There is a race taking place between some of the big names of car making - Japan's Toyota and Honda and their Asian neighbour Hyundai - and a smaller camp led by the tech visionary Elon Musk.
The car giants are all betting big on the potential of hydrogen power to propel the cars of the future, while Musk is convinced that electric cars powered by batteries are the way forward and is sticking with them for his Tesla cars.
Toyota has put billions into research to deliver the Mirai, a saloon powered by a hydrogen fuel cell. Hyundai's ix35 and the Honda Clarity are also on the road.
Hydrogen fuel cells use a "fuel stack" to mix outside air with the hydrogen they carry in pressurised tanks in a chemical reaction which creates electricity. The only emission is water. This electricity is used to charge a battery or drive electric motors to power the car, known as a fuel cell electric vehicle (FCEV).
Musk, though, says hydrogen power is "extremely silly". The billionaire PayPal founder, who is expending much of his fortune constructing a "gigafactory" to produce the batteries that power his Tesla electric vehicles (EVs), told a conference this year: "Hydrogen is an energy storage mechanism, it's not a source of energy. So you have to get that energy from somewhere. It's extremely inefficient."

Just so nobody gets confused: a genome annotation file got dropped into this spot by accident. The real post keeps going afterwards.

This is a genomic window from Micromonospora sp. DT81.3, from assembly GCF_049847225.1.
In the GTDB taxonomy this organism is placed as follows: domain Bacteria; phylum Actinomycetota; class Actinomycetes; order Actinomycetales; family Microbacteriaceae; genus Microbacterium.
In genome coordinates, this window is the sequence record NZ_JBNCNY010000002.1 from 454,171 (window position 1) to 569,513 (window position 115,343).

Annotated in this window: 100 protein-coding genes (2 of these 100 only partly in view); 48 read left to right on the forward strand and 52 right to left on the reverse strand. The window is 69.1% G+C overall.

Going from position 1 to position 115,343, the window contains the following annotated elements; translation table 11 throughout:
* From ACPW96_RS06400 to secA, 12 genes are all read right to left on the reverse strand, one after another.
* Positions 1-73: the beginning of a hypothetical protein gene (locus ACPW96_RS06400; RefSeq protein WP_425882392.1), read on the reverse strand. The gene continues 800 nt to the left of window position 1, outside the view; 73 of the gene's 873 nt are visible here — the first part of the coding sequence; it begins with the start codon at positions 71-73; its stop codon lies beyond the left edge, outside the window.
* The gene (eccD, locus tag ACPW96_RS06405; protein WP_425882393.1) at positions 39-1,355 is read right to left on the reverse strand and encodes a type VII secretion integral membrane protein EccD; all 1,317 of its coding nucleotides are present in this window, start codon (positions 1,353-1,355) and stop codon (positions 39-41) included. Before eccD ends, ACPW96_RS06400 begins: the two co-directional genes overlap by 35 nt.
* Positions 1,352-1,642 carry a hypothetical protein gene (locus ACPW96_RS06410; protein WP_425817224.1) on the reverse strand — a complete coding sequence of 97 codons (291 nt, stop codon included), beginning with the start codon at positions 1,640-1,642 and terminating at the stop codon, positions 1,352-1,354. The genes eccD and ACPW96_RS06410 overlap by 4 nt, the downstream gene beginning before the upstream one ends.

He believes that hydrogen is limited in that to create it, water needs to be electrolysed and the power to do this has to come from somewhere. It then has to be pressurised so enough can be stored in a tank to drive a car.
Musk is the most outspoken in his doubts about hydrogen power but he's not alone. Hideyuki Sakamoto, a Nissan executive, also claimed that the future was electric - and that electricity would be stored in batteries. "Our zero-emission strategy centres on electric vehicles," he told Nissan's AGM. "We are pursuing improved electric powertrain technologies which will enable us to mass produce and market EVs that equal or surpass the convenience of petrol-powered cars."
Nissan already produces the Leaf, the best-selling EV on the market, and Sakamoto's statement indicates hydrogen will continue to play only a small role in the company's future.
So where does the future lie?
In hydrogen's favour are its similarities to petrol. It takes a few minutes to fill a tank with the gas in a process similar to topping up a conventional car and many have a long range - the Mirai's is 550km. Against it is the huge and costly task of developing the infrastructure to support hydrogen, from creating enough of the gas, transporting it and building a network of filling stations.
EVs powered solely by batteries have shorter ranges and charging them takes longer - even "rapid" chargers take 30 minutes - but the infrastructure is seen as easier to introduce.
Cost remains a factor for both.
It was Toyota which made the hybrid mainstream with its Prius, which it introduced in 1997.
"Current hybrids like the Prius are a stepping stone to the longer-term goal," says Toyota's Neil Spires. "We're not saying hydrogen isn't a bigger challenge, but when we introduced the first Prius we were laughed at."
So the road ahead may not yet be clear. But most experts broadly agree that motorists of the future are likely to drive a mixture of vehicles. "No one is really gambling one way or the other," says Paul Newton, auto analyst at IHS. "Fuel cells or pure electric cars won't completely replace hybrids or petrol engines for decades."